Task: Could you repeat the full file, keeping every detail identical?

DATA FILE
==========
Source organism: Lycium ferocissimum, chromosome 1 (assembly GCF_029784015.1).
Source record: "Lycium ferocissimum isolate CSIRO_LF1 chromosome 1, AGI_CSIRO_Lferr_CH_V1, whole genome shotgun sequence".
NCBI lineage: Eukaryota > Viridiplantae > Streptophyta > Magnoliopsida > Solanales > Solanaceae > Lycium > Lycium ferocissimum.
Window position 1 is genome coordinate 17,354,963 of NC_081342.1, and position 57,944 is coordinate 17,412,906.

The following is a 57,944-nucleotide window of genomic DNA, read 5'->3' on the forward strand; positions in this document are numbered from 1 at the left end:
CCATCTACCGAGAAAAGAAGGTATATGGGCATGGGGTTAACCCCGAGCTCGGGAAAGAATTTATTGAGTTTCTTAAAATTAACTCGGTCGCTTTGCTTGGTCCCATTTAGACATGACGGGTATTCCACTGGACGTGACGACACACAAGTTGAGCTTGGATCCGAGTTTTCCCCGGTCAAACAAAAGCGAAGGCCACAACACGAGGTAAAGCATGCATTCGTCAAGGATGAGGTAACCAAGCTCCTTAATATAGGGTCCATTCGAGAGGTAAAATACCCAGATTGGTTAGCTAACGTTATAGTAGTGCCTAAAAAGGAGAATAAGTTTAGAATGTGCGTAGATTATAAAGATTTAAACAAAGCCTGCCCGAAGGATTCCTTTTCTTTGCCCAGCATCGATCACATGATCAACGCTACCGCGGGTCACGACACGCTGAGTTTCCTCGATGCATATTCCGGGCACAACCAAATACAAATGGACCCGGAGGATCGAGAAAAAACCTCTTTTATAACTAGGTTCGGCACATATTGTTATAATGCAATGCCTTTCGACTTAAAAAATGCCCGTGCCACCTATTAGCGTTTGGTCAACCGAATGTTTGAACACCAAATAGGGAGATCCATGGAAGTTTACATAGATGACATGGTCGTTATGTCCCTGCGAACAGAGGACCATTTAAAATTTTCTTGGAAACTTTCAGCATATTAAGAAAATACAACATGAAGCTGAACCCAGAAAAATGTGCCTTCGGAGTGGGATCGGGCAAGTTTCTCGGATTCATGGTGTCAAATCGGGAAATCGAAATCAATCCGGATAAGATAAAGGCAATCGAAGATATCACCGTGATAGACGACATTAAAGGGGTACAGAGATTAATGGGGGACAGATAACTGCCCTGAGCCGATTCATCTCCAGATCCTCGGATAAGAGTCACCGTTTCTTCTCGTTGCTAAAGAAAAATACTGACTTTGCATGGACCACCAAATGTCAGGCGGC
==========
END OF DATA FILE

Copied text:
Source organism: Lycium ferocissimum, chromosome 1 (assembly GCF_029784015.1).
Source record: "Lycium ferocissimum isolate CSIRO_LF1 chromosome 1, AGI_CSIRO_Lferr_CH_V1, whole genome shotgun sequence".
NCBI lineage: Eukaryota > Viridiplantae > Streptophyta > Magnoliopsida > Solanales > Solanaceae > Lycium > Lycium ferocissimum.
Window position 1 is genome coordinate 17,354,963 of NC_081342.1, and position 57,944 is coordinate 17,412,906.

The following is a 57,944-nucleotide window of genomic DNA, read 5'->3' on the forward strand; positions in this document are numbered from 1 at the left end:
CCATCTACCGAGAAAAGAAGGTATATGGGCATGGGGTTAACCCCGAGCTCGGGAAAGAATTTATTGAGTTTCTTAAAATTAACTCGGTCGCTTTGCTTGGTCCCATTTAGACATGACGGGTATTCCACTGGACGTGACGACACACAAGTTGAGCTTGGATCCGAGTTTTCCCCGGTCAAACAAAAGCGAAGGCCACAACACGAGGTAAAGCATGCATTCGTCAAGGATGAGGTAACCAAGCTCCTTAATATAGGGTCCATTCGAGAGGTAAAATACCCAGATTGGTTAGCTAACGTTATAGTAGTGCCTAAAAAGGAGAATAAGTTTAGAATGTGCGTAGATTATAAAGATTTAAACAAAGCCTGCCCGAAGGATTCCTTTTCTTTGCCCAGCATCGATCACATGATCAACGCTACCGCGGGTCACGACACGCTGAGTTTCCTCGATGCATATTCCGGGCACAACCAAATACAAATGGACCCGGAGGATCGAGAAAAAACCTCTTTTATAACTAGGTTCGGCACATATTGTTATAATGCAATGCCTTTCGACTTAAAAAATGCCCGTGCCACCTATTAGCGTTTGGTCAACCGAATGTTTGAACACCAAATAGGGAGATCCATGGAAGTTTACATAGATGACATGGTCGTTATGTCCCTGCGAACAGAGGACCATTTAAAATTTTCTTGGAAACTTTCAGCATATTAAGAAAATACAACATGAAGCTGAACCCAGAAAAATGTGCCTTCGGAGTGGGATCGGGCAAGTTTCTCGGATTCATGGTGTCAAATCGGGAAATCGAAATCAATCCGGATAAGATAAAGGCAATCGAAGATATCACCGTGATAGACGACATTAAAGGGGTACAGAGATTAATGGGGGACAGATAACTGCCCTGAGCCGATTCATCTCCAGATCCTCGGATAAGAGTCACCGTTTCTTCTCGTTGCTAAAGAAAAATACTGACTTTGCATGGACCACCAAATGTCAGGCGGC